Wolff began his eight-decade broadcast career, which the Guinness World Records cited in 2012 as the longest of any sports broadcaster, in 1939 while still a student at Duke University, broadcasting games on a local CBS radio station.
Wolff died on Saturday night at the age of 96. He continued sports commentary with News 12 Long Island broadcast team since it launched three decades ago and made his mark in local radio hosting the Con Edison Student-Athlete of the Week interview on WFAS Radio.
The broadcaster, who called games for almost 80 years, has been the voice of a number of legendary sporting events.
His achievements also include being one of only two broadcasters, Curt Gowdy being the second, inducted into both the Baseball and Basketball Halls of Fame.
Throughout his career Wolff interviewed everyone from Babe Ruth to Derek Jeter, and he was behind the microphone for Don Larsen's ideal game in the 1956 World Series.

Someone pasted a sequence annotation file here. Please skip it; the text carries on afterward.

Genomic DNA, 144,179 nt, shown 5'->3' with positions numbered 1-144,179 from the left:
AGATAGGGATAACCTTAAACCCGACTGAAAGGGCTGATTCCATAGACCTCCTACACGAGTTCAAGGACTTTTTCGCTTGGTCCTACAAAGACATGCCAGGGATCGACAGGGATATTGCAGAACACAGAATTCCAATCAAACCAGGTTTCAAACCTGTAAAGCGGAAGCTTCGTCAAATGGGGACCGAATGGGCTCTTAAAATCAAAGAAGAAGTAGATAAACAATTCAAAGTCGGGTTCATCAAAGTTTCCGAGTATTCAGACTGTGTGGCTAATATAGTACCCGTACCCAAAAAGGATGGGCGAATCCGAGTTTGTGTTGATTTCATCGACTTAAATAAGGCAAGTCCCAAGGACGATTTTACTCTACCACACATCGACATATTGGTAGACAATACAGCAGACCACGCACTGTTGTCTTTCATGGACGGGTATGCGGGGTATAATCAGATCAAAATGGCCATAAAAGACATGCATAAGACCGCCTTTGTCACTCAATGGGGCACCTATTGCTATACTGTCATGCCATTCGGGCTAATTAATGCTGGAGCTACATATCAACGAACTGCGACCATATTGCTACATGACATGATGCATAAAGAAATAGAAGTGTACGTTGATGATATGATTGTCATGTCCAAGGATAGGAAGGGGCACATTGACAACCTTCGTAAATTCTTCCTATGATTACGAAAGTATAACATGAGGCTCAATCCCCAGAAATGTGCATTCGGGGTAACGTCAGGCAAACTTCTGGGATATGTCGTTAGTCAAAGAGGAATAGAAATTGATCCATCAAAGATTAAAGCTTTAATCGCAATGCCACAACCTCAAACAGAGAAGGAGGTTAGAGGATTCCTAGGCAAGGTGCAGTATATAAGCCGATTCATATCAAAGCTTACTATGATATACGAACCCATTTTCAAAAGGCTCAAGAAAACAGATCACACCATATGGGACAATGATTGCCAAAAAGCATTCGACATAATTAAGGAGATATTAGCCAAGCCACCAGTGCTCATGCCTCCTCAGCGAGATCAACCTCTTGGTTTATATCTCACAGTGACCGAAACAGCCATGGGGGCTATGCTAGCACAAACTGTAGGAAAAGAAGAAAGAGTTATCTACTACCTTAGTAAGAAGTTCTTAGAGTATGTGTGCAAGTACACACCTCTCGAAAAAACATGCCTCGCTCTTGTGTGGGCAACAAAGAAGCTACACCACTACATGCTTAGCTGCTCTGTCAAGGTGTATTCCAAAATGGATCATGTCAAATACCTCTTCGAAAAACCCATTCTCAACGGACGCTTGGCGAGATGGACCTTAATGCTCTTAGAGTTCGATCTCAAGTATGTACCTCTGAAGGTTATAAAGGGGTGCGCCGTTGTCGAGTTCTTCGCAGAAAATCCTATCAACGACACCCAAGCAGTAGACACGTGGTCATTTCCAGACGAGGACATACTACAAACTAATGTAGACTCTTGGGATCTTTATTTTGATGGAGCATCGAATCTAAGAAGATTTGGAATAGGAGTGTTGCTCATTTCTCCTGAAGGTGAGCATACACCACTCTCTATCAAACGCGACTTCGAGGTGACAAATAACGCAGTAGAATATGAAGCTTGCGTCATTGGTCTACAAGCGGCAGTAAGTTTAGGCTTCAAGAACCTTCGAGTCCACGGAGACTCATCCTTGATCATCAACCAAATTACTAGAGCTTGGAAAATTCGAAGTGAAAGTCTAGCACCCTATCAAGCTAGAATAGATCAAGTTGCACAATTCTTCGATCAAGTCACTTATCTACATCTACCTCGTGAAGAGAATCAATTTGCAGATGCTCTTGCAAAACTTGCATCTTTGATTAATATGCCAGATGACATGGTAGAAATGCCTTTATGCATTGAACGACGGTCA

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"Bob Wolff's iconic, Hall-of-Fame broadcasting career was matched by his class and character", the Yankees said in a statement.
With the Washington Senators, Wolff often had to act in commercials on live television. "Beyond his lifetime of professional accomplishments, he was a man of great grace and dignity, serving his country with honor, and proudly calling NY home".
In the early 1960s, he joined Joe Garagiola as NBC-TV's voices for baseball's Game of the Week.
Wolff covered all four major American sports, serving as the play-by-play voice for the New York Knicks and Rangers, Detroit Pistons, Washington Senators/Minnesota Twins, Baltimore Colts, Washington Redskins, and Cleveland Browns, even dabbling in soccer with the Tampa Bay Rowdies of the North American Soccer League.
Wolff is survived by his wife Jane, sons Rick and Robert, daughter Margy, nine grandchildren and 11 great grandchildren.